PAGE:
Amy Wilkinson Jewellery
I am a Jeweller based in Studio One in the Manchester Craft and Design Centre since 2008.
I work with precious metals producing a variety of different jewellery collections alongside making commissioned pieces, wedding and engagement rings.
I’m interested in drawing liner shapes and simple textured forms, then layering them to build intricate structures that play with shape, space and shadows. I usually start with one simple shape or form which I make multiples of, then layer together or form patterns with them. This has probably evolved from growing up watching my parents drawing and hand painting textile designs.
I love the physical processes of making with metal, using saws, hammers, blowtorches, files, polishing wheels and the rolling mill.
There is also an element of problem-solving while designing and making and working out the best way to manipulate the metal. It’s always exciting to experiment, see ideas realized and see the raw material become shiny pieces of jewellery that could last for decades.
I also work in the animation industry at Mackinnon And Saunders, using my metalwork skills to make the armatures/skeleton body for stop-motion animation puppets. Seen in films and TV programs such as The Corpse Bride; Fantastic Mr Fox; Frankenweenie; ParaNorman; the Sainsbury Christmas Advert 2016. Also Children’s TV programs, Postman Pat, The Clangers, Twirly Woos, Raa Raa and Tobys Travelling Circus.
Abstract Butterfly Collection
The small silver segments have been flattened, distorted, textured and soldered together to form clusters of abstract butterflies. The simple folded shapes and the textured surfaces play with light and shadow to create a fluttering effect when worn.
These delicate shapes can be enhanced with segments of gold, also gold layers on the surface of the silver, which are applied with a technique called Keum-boo. Rather than gold leaf, this method fuses a layer of gold to the silver, bonding the metals. Precious and semi-precious Gemstones positioned amongst the clusters of butterflies can also add that extra sparkle.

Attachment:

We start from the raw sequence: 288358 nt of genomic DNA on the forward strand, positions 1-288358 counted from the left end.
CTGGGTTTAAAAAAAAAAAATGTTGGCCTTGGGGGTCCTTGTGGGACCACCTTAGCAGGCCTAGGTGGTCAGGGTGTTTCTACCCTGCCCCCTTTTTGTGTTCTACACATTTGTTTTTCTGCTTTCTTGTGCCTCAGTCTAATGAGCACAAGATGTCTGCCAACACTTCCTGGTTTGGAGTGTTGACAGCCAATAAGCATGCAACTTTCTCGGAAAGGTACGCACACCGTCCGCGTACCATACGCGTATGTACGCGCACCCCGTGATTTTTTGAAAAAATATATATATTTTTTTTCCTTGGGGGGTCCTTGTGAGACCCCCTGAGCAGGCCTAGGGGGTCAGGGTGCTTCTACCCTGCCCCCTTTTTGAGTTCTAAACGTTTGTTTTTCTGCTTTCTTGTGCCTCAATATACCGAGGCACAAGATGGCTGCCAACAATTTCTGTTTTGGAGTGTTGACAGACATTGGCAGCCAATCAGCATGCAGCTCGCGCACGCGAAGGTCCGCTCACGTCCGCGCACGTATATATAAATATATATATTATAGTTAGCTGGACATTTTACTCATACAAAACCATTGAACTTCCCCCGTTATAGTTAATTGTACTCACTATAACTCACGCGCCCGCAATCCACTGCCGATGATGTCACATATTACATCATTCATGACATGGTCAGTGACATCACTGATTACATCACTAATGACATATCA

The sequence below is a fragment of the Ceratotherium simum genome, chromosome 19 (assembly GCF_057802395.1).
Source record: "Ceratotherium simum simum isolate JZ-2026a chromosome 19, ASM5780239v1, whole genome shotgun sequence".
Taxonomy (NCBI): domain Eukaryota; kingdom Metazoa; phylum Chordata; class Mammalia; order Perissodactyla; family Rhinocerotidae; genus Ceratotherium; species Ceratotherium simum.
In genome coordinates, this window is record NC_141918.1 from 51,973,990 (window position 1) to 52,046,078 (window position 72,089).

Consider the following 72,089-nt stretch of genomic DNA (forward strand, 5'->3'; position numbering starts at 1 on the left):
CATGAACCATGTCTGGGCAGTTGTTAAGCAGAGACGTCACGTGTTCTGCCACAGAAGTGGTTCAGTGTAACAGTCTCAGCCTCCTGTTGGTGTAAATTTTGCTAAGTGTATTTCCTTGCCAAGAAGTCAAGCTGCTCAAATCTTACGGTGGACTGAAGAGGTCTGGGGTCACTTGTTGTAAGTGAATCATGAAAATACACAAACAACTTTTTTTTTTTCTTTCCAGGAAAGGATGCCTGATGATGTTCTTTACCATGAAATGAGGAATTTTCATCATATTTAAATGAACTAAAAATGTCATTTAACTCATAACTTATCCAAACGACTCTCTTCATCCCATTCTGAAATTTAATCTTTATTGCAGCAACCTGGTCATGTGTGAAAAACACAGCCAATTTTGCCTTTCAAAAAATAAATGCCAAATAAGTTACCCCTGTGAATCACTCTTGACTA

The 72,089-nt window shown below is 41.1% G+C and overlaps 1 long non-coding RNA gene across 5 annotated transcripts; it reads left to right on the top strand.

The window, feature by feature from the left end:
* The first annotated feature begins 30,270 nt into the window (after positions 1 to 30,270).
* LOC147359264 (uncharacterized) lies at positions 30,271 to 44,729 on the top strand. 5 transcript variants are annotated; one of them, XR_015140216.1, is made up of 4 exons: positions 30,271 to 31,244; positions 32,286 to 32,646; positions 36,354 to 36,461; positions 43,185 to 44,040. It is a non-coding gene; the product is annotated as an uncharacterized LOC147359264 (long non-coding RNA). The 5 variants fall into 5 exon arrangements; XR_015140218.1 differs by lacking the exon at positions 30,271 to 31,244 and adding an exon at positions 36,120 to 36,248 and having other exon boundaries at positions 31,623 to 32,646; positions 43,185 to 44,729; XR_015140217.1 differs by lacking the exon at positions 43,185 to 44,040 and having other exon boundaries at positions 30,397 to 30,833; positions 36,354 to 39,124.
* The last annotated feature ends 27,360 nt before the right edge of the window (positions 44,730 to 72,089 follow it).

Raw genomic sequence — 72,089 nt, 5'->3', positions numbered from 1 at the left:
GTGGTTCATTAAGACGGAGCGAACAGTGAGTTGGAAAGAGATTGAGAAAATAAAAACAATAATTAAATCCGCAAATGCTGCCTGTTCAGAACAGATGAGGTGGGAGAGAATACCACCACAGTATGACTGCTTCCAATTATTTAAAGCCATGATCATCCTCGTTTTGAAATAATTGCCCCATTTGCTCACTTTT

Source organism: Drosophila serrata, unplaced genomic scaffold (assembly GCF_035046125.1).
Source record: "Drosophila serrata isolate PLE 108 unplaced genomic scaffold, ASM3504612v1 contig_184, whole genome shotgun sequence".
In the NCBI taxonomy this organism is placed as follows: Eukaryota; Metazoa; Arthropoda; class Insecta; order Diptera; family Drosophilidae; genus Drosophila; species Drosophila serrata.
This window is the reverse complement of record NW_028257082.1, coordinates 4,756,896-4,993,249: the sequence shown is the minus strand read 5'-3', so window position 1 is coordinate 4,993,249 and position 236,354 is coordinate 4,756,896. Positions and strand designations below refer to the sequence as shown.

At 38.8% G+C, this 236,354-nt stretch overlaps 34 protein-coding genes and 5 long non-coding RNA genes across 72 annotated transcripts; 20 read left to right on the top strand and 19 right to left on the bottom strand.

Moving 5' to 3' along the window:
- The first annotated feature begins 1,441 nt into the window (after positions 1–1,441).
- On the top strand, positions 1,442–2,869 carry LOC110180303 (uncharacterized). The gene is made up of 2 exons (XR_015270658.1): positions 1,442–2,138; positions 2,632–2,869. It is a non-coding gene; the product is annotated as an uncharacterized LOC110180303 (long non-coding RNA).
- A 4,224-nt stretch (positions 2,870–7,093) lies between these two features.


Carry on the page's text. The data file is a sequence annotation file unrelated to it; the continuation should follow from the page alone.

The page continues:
City of Science Collection
Inspired by Manchester’s Science Festival, I have used Binary code in honour of Alan Turing. He is a founder of Computer Science and is well known for deciphering the Enigma code used in the Second World War.
A rolling mill is used to flatten the silver into thin strips and create a distorted, rippling texture. I wanted to use simple 1-inch cut sections to resemble the ribbon of tape used in Turing’s machine and to suit the spacing for the 8 ‘bits’ used for each letter in binary. A steel punch is used to stamp the binary zeros and ones, spelling out various words related to Computing and to Manchester. Also, I have used simple symbols such as !, # and ?. Stamping the codes also allows me to personalise and create bespoke pieces to order such as initials or special dates.
During the 2020 lockdown, I developed an alternative design for this collection. Simply by making them resemble little padlocks with a loop for the lock and the stamped code looking like a scroll combination lock and the binary code spelling 2020. I still used the exclamation mark and particularly the hashtag symbols as I started to use social media and Instagram more during this period.
Silver Clouds Collection
This collection derived from a brief from the Manchester Jewellers Network for an exhibition which was titled ‘Optimism’. I wanted to make a collection with a positive outlook on life, so I’ve used the proverb ‘Every Cloud has a Silver Lining’ with the idea of trying to look for the bright side to our problems. The first step was drawing many different types of clouds! Flattened silver wire is then used to trace around the designs creating an outline of the cloud shapes. The chain is then carefully positioned and soldered to balance them correctly and give a subtle movement. I have enjoyed making a variety of sizes, from the very cute little earring clouds to the larger more complex cumulus shapes that are gradually built up like a jigsaw puzzle. The designs can evolve and grow as I add each segment.
For this collection, I’ve been inspired by aspects of the baroque style, such as the curves of lavish detail used in architecture and wrought ironwork. Drawing shapes and patterns with wire, I like to produce linear and simplified shapes which play with asymmetry and create interesting voids of space.